“Far From Heaven” (2002)
Quaid plays one of his most harrowing dramatic roles in the independent period drama, Far From Heaven, starring opposite Juliane Moore. The film tells the story of Cathy Whitaker (Moore), a 1950s housewife, living in wealthy suburban Connecticut as she sees her seemingly perfect life begin to fall apart when she discovers her husband, Frank Whittaker (Quaid), is carrying out elicit homosexual relationships behind her back. Once discovered, Frank agrees to sign up for conversion therapy, continues to struggle, and eventually turns to alcohol to cope.
The film also takes on tough topics, including racism, miscegenation, views on homosexuality, and escapism prevalent in the undercurrents of the period in which the film is set. The movie received a great deal of critical success, including Independent Spirit Award wins, multiple Academy Award nominations, and Golden Globe nominations including Quaid’s nomination for Best Supporting Actor.
“The Day After Tomorrow” (2004)
Another one of Quaid’s roles that has seen a big resurgence lately is his portrayal of Jack Hall, a paleoclimatologist raising flags in the end-of-the-world drama The Day After Tomorrow, which many people watched during the early days of the COVID-19 quarantine period. The film follows Hall (Quaid) as he journeys from Washington, D.C., to New York City in order to reach his son (played by Jake Gyllenhaal) during an intense, international storm that plunges the planet into a new Ice Age.
While the film, which is based on a sci-fi novel, was criticized for some scientific inaccuracies – it also achieved overwhelming mainstream success, becoming one of the top 10 highest-grossing films the year it was released.
“Out of the Box” by Dennis Quaid & The Sharks
When looking over the impressive career of Dennis Quaid, you cannot forget his work in music, too, as the frontman of Dennis Quaid & The Sharks! After 18 years of performing, and thousands of miles under their belt, the group has released their first full-length studio album, “Out Of The Box.”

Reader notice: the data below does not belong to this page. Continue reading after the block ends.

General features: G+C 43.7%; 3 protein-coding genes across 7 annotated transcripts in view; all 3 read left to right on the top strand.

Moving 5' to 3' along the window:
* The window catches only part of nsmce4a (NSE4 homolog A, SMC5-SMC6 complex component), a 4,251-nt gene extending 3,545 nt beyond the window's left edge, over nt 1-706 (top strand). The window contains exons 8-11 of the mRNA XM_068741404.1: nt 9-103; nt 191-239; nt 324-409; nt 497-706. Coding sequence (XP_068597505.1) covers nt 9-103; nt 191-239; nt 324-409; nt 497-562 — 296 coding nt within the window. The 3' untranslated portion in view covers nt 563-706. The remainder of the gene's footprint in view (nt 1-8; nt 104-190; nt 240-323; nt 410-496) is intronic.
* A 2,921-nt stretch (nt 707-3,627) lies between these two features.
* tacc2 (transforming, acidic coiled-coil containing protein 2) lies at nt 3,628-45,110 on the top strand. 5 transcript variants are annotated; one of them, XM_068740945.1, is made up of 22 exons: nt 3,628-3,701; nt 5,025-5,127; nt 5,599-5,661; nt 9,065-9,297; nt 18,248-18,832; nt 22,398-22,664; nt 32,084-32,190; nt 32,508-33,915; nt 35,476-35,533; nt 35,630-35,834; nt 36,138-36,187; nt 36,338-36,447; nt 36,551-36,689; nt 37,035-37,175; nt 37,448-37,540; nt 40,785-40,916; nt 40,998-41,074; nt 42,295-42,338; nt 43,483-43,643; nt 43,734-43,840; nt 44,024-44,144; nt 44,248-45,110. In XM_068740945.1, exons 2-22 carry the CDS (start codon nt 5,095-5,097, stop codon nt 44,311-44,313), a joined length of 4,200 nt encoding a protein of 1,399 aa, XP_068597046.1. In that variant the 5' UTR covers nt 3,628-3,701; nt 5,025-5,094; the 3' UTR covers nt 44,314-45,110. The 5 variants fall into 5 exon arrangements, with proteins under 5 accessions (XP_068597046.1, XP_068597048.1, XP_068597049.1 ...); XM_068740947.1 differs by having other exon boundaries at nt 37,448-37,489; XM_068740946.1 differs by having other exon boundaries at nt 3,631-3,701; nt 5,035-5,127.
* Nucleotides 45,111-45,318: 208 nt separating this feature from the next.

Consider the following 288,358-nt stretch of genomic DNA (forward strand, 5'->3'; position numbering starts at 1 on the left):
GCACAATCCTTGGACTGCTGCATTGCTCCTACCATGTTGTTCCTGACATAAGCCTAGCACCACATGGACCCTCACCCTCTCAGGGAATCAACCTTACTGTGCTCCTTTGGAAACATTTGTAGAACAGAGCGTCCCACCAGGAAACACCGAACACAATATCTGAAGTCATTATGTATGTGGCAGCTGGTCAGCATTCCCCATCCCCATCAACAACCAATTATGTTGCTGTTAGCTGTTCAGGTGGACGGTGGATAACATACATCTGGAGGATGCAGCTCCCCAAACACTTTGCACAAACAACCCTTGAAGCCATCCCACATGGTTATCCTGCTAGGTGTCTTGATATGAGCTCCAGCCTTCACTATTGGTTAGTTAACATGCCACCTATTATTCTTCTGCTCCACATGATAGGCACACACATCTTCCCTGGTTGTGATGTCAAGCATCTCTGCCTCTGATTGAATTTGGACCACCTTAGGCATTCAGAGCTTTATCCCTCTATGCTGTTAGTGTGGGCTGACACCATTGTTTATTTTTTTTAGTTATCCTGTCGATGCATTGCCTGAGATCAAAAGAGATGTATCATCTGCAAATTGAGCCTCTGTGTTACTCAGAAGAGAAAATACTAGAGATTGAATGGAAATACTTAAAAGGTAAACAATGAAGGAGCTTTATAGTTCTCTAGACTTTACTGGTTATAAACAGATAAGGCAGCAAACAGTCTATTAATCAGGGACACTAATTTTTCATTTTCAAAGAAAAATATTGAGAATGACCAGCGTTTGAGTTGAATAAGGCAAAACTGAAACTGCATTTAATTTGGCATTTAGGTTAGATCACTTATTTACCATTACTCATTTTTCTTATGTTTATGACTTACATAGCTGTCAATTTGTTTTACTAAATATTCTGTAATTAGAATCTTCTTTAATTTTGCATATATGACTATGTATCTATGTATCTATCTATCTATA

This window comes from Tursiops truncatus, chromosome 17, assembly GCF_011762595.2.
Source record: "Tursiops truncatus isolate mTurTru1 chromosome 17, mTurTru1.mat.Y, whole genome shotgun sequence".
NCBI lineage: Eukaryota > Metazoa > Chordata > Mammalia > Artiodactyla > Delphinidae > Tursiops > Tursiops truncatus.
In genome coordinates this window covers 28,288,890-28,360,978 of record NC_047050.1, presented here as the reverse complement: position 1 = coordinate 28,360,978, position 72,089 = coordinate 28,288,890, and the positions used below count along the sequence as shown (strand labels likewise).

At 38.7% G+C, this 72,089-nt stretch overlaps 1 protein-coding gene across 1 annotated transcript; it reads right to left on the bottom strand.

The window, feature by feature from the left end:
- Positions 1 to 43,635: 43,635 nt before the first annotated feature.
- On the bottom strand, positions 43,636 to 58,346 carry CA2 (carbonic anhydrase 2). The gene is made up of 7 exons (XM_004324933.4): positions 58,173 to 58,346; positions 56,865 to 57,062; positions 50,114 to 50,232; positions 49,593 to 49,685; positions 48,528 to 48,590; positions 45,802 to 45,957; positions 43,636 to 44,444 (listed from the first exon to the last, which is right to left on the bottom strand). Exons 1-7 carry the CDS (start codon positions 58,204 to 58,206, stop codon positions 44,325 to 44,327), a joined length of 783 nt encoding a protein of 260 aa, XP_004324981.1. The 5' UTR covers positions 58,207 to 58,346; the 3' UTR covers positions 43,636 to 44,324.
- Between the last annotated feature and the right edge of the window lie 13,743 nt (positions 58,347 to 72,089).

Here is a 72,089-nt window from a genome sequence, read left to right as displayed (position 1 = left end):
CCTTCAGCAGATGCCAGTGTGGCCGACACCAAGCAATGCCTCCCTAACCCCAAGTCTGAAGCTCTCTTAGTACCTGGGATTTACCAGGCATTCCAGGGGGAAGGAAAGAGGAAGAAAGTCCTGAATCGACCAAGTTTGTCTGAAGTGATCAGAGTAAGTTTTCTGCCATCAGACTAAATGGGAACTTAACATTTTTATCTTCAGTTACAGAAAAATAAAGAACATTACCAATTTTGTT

“As far back as I can remember, music has always been a big part of my life,” Quaid says. “My third cousin was Gene Autry, the original Western movie singing cowboy. My grandmother played piano and sang songs from the ’20s, songs from her youth. My dad played piano and crooned like Bing Crosby and looked a little like Dean Martin.”
The release, which Quaid also co-produced, celebrates the best of “rock ’n’ roll and country-soul,” or as Quaid calls it, “a junkyard of American music,” with a mix of great original songs as well as some classic rock covers.
Quaid is also releasing a new gospel record, “Fallen,” which he will discuss with us later this week on RFD-TV. So don’t miss it! Pre-order your signed copy now!
Premieres Wednesday, June 14, 2023
7 PM ET | 6 PM CT | 5 PM MT | 4 PM PT
RFD-TV is once again partnering with TalkShopLive for a special featuring Hollywood actor and musician Dennis Quaid, who will be talking about his new Gospel record, “Fallen.”